The Role of Methadone in HIV Prevention And Treatment Sharon Stancliff, MD Medical Consultant AIDS Institute New York State Department of Health. Drug Use and HIV. Injection of heroin and cocaine is the driving force behind HIV in New York State. Addiction.
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The Role of Methadone in HIV Prevention And TreatmentSharon Stancliff, MDMedical ConsultantAIDS InstituteNew York StateDepartment of Health
Drug Use and HIV
Injection of heroin and cocaine is the driving force behind HIV in New York State
• Opiates interact with receptors for endogenous peptides.
• Short term changes in the dopamine secreting neurons, such as atrophy are documented
• Long term changes are suspected.
•Twin and adoption studies show a strong familial trend in alcoholism
•Addictive disorders are common among the families of heroin addicts
National Institute of Health
“Methadone is the most effective treatment for heroin addiction.”
National Institute of Health Consensus Development Conference on the Medical Treatment of Heroin Addiction
•A synthetic opiate with a 24-36 hour half-life
•Methadone Maintenance Treatment (MMT) was first implemented by Dole and Nyswander in the 1960s as most “detoxed” addicts relapsed to heroin use
•Usual effective dose: 80-120 mg range:5mg- >500 Clinical response guide dose
•80-90% of those stopping MMT will return to heroin use so treatment is long term
•Safe during pregnancy
•No known long term detrimental effects
•MMT is usually accompanied by counseling and sometimes other requirements
•Given a sufficient dose virtually all heroin users will stop using heroin
•At lesser doses heroin use is decreased.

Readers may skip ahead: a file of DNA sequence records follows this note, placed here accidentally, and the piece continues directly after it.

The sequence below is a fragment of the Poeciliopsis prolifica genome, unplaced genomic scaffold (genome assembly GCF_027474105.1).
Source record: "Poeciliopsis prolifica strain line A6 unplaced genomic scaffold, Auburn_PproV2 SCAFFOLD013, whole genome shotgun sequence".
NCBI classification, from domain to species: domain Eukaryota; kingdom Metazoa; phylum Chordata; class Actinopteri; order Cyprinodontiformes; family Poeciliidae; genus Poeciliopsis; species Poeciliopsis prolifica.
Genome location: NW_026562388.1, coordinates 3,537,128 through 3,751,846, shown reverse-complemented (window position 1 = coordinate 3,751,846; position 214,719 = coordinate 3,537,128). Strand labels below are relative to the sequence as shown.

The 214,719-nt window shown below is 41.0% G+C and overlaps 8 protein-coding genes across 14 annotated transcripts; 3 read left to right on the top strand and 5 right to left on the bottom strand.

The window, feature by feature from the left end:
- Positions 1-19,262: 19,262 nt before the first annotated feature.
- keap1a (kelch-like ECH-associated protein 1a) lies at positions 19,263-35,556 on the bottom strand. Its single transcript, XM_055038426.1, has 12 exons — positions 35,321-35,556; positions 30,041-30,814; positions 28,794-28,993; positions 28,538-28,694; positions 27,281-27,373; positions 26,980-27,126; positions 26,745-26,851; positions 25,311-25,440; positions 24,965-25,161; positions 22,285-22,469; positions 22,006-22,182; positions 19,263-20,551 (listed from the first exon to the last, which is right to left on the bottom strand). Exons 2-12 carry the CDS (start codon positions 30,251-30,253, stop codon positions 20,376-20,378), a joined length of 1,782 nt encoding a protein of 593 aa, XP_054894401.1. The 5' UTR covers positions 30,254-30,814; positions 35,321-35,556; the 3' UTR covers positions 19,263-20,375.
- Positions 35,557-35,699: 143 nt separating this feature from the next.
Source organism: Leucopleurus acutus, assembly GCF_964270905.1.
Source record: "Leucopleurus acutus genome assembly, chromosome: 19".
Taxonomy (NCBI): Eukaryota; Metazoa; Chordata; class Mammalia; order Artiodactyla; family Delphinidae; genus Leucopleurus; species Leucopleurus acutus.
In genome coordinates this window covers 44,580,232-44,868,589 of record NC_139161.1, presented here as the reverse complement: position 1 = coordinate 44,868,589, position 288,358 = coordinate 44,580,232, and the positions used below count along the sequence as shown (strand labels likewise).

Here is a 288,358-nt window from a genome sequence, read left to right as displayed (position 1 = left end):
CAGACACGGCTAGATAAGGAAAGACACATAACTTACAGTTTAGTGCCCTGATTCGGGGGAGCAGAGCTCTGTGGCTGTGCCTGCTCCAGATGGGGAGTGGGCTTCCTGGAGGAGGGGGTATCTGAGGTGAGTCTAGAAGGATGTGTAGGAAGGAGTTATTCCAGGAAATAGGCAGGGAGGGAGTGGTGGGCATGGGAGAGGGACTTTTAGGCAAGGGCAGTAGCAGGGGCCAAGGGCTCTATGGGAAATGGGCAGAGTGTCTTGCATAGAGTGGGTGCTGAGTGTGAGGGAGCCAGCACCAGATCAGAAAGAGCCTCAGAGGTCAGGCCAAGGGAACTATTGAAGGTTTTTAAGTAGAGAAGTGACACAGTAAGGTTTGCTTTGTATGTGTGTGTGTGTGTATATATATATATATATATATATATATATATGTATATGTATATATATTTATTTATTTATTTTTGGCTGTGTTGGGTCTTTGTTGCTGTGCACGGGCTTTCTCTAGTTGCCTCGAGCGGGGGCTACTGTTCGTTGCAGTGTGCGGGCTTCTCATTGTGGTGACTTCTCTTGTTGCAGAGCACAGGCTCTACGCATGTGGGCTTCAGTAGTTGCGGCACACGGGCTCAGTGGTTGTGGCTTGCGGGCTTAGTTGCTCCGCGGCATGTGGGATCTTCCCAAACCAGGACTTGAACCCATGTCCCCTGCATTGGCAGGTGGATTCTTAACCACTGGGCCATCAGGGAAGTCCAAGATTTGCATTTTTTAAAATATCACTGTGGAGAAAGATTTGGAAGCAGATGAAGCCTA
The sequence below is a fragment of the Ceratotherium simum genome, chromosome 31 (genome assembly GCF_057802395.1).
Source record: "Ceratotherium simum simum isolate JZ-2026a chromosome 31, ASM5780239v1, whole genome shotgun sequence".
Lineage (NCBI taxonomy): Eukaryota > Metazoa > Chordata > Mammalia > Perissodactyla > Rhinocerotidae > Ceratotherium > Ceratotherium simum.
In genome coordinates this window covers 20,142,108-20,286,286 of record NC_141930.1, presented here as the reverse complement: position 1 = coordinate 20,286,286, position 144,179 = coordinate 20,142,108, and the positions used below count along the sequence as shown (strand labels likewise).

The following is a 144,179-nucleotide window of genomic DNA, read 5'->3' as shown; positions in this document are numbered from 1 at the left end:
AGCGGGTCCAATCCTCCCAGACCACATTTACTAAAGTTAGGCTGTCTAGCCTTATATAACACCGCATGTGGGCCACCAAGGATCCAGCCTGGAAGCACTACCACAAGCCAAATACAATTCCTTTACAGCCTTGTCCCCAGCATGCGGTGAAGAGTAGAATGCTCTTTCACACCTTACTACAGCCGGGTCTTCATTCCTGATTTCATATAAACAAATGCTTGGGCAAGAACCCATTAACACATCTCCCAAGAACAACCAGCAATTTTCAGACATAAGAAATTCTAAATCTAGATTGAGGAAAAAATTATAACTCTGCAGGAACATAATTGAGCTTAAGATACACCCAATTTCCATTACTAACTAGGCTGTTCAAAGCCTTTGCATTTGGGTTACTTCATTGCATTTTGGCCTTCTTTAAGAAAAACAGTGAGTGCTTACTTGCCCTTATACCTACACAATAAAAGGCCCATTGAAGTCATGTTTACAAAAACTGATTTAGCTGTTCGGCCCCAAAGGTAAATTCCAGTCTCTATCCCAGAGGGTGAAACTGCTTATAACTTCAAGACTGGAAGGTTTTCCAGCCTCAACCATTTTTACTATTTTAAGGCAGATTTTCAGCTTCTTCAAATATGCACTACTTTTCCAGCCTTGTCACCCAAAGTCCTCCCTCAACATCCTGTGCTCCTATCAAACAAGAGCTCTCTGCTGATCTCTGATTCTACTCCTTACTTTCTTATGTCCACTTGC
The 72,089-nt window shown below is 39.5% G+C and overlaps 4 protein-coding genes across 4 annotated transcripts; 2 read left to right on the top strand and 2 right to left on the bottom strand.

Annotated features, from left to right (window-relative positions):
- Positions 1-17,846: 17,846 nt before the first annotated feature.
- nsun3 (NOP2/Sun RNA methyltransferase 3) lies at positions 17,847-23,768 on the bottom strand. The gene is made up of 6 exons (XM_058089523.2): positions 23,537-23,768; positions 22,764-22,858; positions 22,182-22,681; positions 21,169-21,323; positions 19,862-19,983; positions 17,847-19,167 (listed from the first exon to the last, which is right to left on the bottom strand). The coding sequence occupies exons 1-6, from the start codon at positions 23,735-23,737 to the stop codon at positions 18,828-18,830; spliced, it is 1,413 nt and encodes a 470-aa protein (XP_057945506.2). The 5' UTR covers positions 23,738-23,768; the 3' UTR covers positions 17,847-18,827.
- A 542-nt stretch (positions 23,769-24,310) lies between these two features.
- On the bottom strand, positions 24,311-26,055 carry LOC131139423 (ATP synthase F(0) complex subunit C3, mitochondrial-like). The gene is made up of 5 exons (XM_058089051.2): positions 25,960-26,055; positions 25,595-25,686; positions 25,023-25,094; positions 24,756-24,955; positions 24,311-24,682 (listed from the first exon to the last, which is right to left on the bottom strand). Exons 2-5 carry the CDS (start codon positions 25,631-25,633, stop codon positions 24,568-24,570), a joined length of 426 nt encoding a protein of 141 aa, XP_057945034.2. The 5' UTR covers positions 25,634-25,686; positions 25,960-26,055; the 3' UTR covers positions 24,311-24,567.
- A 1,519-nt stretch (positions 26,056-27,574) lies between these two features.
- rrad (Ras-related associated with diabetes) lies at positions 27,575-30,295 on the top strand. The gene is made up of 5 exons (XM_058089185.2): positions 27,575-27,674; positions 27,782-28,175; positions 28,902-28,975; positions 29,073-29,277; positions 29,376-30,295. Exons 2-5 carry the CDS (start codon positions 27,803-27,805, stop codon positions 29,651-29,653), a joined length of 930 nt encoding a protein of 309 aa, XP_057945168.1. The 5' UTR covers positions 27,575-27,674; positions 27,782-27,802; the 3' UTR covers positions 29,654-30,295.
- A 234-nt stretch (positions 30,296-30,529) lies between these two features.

MMT patients are 3-6 times less likely to become HIV positive when compared to out-of-treatment heroin users.
Metzger, Drucker, Gibson, Hartel
•Comparison of opiate users in and out of methadone treatment
•Those out of treatment reported more risk behavior for HIV
•In treatment: 3.5% seroconverted, Out-of-treatment 22% seroconverted
HIV positive heroin users on methadone are hospitalized less often and live longer than their counterparts who are not on methadone
Weber, Newschaffer, Laine
• A fourfold reduction in suicide
• A fourfold reduction in lethal overdose
• Reductions in sex work
• Reduction in crime
• Hubbard, Appel
•Available only in methadone clinics
•Frequent attendance required
•Limited number of slots
•Medical maintenance has been shown to be successful outside of these constraints
•A 1995 study of selected MMTPs found an average dose of less than 59mg
•2/3s of the clinics set a dose ceiling of 80-100mgs
•A 1995 study found that the majority of clinics encourage detox after only 1 year of treatment
•Relapse can be deadly- Zanis found 8.2% mortality among 110 pts. leaving MMTP but only 1.2% among 397 remaining in treatment
•Patients often believe that methadone causes bone or liver damage.
•Physicians may have misconceptions about pain management in methadone patients.
•It is also erroneously believed that MMT leads to cocaine use.
•Social service providers
•MMT patients are discouraged from speaking at Narcotics Anonymous meetings
•Narcotics Anonymous Bulletin
•Many facilities treating cocaine and alcohol abuse bar methadone
•Education of current and potential MMT patients and their families
•Understanding medical issues such as drug interactions
•Working with clinics to ensure the best possible care for patients
DRUGS WHICH MAY LOWER PLASMA LEVELS OF METHADONE
•Phenytoin (Dilantin )**
** Major effect, may require large methadone dose increases
•ethanol (chronic use)
• DRUGS WHICH MAY INCREASE PLASMA LEVELS OF METHADONE (none are major problems)
• Amitriptyline (Elavil)
• Cimetidine (Tagamet)
• Diazepam (Valium)
• Ethanol ( acute use)
• Ketoconazole (Nizoral)
• Zidovudine (AZT) levels may be increased by methadone.
• DRUGS WHICH ARE CONTRAINDICATED
• Pentazocine (Talwin),
• Tramadol (Ultram)